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Actor Sean Pertwee on running wild in Ibiza as a child and the father who still inspires him

On the fourth finger of Sean Pertwee’s right hand is a large silver ring from 850 BC that his late father, the most iconic Doctor Who of all, Jon Pertwee, found at the bottom of the Mediterranean and wore throughout his four-year reign as the eccentric Time Lord.

On his left forearm is a large tattoo, an image of the Perthuis family crest that marks his heritage back to the French Huguenots which his father spent his life searching for. Pertwee stretches out his arm to show off the blue crest. ‘About ten years after Dad died [in 1996], the crest surfaced through various people looking into it and, in memory of my dad, I had to have this done in honour of him.’

Sean Pertwee as Inspector Lejeune in The Pale Horse. Pertwee started out in the RSC and appeared in seminal Brit indie movies including Shopping before breaking into Hollywood with a string of films including Dog Soldiers, Doomsday and Mutant Chronicles

Like his father, Pertwee, 55, is an actor. An extremely good actor who has, in many ways, outshone the man who will always be remembered by generations of children for two legendary BBC series: Doctor Who and Worzel Gummidge.

Pertwee junior started out in the Royal Shakespeare Company and appeared in seminal Brit indie movies including Shopping before breaking into Hollywood with a string of films including Dog Soldiers, Doomsday and Mutant Chronicles.

Last year he returned to the UK after living for six years in New York, where he starred as Alfred, the butler in Gotham, the critically acclaimed Netflix Batman drama. He has produced a slew of movies and theatre plays alongside Jude Law, Jonny Lee Miller and Ewan McGregor with their former company, Natural Nylon, and part-owns an art gallery in London’s Soho. But despite all these achievements, to most of Middle England Pertwee’s voice is more recognisable than his face, as he has provided the dramatic narration for the BBC’s top-rated cooking show, MasterChef, for the past decade. He laughs: ‘Yes. I’d be a very rich man if I charged a quid every time I get asked to read a restaurant menu!’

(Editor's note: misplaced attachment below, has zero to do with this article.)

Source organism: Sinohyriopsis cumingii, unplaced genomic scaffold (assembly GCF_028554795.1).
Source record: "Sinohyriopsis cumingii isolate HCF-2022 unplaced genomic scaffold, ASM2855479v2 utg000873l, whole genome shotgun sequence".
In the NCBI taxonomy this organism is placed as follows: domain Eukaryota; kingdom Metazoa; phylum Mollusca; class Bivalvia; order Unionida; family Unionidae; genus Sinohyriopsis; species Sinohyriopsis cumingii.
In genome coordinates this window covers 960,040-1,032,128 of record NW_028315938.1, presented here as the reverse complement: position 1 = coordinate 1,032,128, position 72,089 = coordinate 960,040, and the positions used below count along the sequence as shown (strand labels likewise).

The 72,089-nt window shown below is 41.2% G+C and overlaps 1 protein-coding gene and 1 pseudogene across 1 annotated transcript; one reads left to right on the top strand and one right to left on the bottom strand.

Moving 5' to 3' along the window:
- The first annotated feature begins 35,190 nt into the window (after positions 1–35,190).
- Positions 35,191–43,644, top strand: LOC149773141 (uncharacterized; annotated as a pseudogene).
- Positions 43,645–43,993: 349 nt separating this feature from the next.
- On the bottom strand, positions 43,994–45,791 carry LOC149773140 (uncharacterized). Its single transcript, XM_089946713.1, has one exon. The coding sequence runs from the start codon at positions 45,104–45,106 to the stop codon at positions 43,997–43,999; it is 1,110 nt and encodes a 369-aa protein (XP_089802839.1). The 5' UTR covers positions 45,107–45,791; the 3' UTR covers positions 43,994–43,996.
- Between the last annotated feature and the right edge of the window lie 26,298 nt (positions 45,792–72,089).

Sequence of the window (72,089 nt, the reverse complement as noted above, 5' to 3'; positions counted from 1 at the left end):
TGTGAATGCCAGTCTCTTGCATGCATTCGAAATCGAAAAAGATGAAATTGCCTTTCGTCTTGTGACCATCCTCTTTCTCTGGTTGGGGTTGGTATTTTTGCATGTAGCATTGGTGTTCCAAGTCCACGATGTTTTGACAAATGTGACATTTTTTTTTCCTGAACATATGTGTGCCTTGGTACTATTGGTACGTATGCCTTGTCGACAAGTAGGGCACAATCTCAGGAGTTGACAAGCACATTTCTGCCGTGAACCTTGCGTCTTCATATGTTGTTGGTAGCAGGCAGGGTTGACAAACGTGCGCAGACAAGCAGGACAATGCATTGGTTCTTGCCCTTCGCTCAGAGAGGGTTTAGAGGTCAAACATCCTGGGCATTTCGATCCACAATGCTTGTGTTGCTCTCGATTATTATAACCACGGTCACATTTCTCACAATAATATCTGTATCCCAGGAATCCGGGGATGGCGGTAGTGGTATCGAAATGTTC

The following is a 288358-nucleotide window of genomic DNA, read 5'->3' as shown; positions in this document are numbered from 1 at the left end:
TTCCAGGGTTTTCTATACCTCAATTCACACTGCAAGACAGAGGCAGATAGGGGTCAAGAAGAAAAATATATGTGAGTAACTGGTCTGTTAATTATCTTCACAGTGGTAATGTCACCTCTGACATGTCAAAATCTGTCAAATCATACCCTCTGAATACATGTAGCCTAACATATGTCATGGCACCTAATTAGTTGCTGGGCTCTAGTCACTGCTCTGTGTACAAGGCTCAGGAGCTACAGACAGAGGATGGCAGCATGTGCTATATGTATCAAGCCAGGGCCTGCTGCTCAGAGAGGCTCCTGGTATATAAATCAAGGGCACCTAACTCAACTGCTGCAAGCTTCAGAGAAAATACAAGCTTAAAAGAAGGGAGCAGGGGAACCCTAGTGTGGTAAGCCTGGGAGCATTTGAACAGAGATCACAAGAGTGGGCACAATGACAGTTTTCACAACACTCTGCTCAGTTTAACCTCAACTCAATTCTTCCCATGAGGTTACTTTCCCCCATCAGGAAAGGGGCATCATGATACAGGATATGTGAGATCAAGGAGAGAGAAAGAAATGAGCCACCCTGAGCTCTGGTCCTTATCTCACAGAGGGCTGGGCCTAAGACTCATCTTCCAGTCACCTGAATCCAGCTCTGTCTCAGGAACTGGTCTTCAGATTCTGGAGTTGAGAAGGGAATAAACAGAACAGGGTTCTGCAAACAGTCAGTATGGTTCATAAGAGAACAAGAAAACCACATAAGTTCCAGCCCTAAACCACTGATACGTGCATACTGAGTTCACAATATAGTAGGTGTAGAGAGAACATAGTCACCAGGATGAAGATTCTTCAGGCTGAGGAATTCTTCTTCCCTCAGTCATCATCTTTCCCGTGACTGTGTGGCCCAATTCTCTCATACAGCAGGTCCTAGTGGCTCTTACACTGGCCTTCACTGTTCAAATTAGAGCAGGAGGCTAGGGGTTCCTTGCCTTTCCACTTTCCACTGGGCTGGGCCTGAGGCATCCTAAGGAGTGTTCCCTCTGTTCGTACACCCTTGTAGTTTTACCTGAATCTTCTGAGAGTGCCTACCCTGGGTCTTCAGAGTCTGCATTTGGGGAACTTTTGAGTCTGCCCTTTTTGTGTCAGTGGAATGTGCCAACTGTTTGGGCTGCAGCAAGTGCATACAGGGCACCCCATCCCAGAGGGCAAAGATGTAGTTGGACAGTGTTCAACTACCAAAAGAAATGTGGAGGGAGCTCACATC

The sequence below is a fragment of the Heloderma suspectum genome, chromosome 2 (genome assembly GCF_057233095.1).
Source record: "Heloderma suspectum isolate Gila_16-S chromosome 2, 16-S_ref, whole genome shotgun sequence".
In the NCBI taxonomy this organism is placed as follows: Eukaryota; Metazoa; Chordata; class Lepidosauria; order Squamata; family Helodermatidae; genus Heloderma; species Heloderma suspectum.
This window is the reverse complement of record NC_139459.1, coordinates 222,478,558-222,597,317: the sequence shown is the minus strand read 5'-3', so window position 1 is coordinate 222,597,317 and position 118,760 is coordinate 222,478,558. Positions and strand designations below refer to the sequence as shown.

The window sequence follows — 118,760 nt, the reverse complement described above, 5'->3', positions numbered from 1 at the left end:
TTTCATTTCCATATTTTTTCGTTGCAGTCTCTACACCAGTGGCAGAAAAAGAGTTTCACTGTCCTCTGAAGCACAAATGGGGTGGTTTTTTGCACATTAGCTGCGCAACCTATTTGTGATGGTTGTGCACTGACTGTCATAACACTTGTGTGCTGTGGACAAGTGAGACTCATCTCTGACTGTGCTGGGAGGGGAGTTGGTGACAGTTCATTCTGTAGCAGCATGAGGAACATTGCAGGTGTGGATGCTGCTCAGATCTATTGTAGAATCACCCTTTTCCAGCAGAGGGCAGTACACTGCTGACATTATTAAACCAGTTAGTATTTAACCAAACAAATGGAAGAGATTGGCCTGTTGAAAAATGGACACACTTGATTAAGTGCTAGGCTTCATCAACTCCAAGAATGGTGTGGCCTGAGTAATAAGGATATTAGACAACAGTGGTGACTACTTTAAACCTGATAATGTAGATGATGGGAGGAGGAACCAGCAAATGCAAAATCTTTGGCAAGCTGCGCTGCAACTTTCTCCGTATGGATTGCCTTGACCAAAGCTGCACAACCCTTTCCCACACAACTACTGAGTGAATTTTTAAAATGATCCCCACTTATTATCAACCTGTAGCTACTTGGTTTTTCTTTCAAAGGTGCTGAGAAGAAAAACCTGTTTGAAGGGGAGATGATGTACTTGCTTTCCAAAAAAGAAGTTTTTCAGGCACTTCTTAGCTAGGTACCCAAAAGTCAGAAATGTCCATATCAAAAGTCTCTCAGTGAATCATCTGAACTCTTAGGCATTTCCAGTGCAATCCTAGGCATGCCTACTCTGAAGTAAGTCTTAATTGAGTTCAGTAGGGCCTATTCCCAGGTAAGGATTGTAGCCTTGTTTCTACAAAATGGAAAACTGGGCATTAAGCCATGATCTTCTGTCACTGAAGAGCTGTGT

This month Pertwee returns in front of the cameras in a beautifully shot BBC adaptation of the Agatha Christie mystery, The Pale Horse. Pertwee plays the hard-bitten Inspector Lejeune opposite his old friend Rufus Sewell as a historian, Mark Easterbrook, under threat from a trio of witches led by A Taste Of Honey actress Rita Tushingham.

‘It feels different from a lot of Christie’s books because it’s slightly lesser known,’ says Pertwee, ‘but it’s completely compelling and of course Rufus is ridiculously good in it and looks insanely handsome. The guy could slice open envelopes on those cheek bones.’

Pertwee himself looks like a man who is living a pretty good life. A former stalwart of the flamboyant group of artists, actors and musicians known in the Nineties as the Primrose Hill set, he is in good shape and deeply tanned from a recent trip to Thailand with his wife of 20 years, Jacqui Hamilton-Smith and his best friend, the musician Goldie. His face is, unmistakably, the face of his father. ‘The Pertwee gene is a strong one,’ he nods. ‘My son also has the same face but luckily he has his mother’s eyes.’